First, a bit of housekeeping: The recent Goodreads giveaway was a success. Not quite as many participants as the 2015 giveaway, there were still a large number of entrants interested in Dragon’s Rook. The winners are Jessica from the Netherlands, and Sheila from New Mexico. Signed paperback copies have been mailed, and should arrive soon.
Second, questions have been asked by readers concerning the availability of Dragon’s Bane, the second half of The Lost Sword duology. They have served as prods to speed up the completion of the story:
1) I just finished Dragon’s Rook and loved it. Any news on when the sequel will be available for purchase? I can’t wait!
(T)hank you for the kind review! We writers pour pieces — minutes, hours, years — of our lives into our work, so when readers receive it well, we are encouraged to continue.
As for when Dragon’s Bane will be available, I had hoped it would be completed and published by January 2016, but life matters took me away from it for a long while. (I won’t bore you with the details.) However, I hope to have it ready soon.
Today’s revisions included (SPOILER ALERT) a reunion scene between two characters who each thought the other was dead.🙂
2) I just finished Dragon’s Rook, really liked it. I was wondering when the sequel is coming?
First, thank you for reading the book!
Second, I’m pleased that you enjoyed it.
Third, I wanted the book completed and published this year. However, due to life circumstances, my writing has been quite slow. Dragon’s Bane is about one-third complete, and there are copious notes regarding unwritten scenes.
The ending scene was written about fifteen years ago — believe it or not! — but it may change. I’m exploring a couple of potential plot twists that never occurred to me during the writing of the first book, but which may deepen the story even further.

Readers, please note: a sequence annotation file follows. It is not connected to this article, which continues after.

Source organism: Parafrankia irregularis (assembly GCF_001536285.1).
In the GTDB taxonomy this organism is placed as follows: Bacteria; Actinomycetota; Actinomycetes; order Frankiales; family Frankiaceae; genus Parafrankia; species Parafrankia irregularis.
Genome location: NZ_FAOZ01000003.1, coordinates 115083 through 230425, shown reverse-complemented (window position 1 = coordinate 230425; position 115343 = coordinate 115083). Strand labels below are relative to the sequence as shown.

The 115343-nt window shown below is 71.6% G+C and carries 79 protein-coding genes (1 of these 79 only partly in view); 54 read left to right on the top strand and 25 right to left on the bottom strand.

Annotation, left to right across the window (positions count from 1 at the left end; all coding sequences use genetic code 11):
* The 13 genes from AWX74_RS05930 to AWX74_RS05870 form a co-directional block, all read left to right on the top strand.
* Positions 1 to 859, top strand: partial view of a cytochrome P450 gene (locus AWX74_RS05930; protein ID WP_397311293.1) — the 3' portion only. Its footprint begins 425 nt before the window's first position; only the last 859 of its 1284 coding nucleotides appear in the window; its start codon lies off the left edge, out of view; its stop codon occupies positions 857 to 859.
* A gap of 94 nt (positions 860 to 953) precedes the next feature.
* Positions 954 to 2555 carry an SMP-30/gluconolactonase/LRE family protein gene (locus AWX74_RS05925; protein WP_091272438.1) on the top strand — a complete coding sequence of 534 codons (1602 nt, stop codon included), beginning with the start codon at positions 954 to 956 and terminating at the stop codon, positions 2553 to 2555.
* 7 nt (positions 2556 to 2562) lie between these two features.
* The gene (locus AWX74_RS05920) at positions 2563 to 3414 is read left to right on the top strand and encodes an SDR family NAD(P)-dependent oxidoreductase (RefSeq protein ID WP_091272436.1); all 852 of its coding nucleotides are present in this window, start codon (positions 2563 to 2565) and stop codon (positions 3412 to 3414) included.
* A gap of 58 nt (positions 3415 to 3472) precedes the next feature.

Below is a taste, a scene from the first third of the book, a confrontation between Lady Yanámari and her mother, Queen Una:
The eyes widened, the fury grew, and as it did, Queen Una fully materialized, her form solid, even the tiny creases around her eyes and mouth delineated. She released Yanámari and stepped back, lifting her arms from her sides and lowering her head, looking at Yanámari from beneath dark brows.
As the queen opened her mouth to speak, Yanámari laughed. The sight was too comical: flowing black garments, menacing stare, threatening posture. A bit too much like the Hôk Nar Brethren. In the past two days, she had seen more amazing things than this.
Beside, what true power resorted to manipulation and magic?
There was something external about magic, as if the one who practiced it and the one upon whom it was practiced were both tools of a capricious power that must be cajoled and lured with secret rites and careful spells. Is that where her mother had been all these years? Learning the dark arts? What an absurd expenditure of time.
Where was she when I was a child and longed for a mother? When I might have loved her?
But there was no hope of traveling that road—the cart had already passed.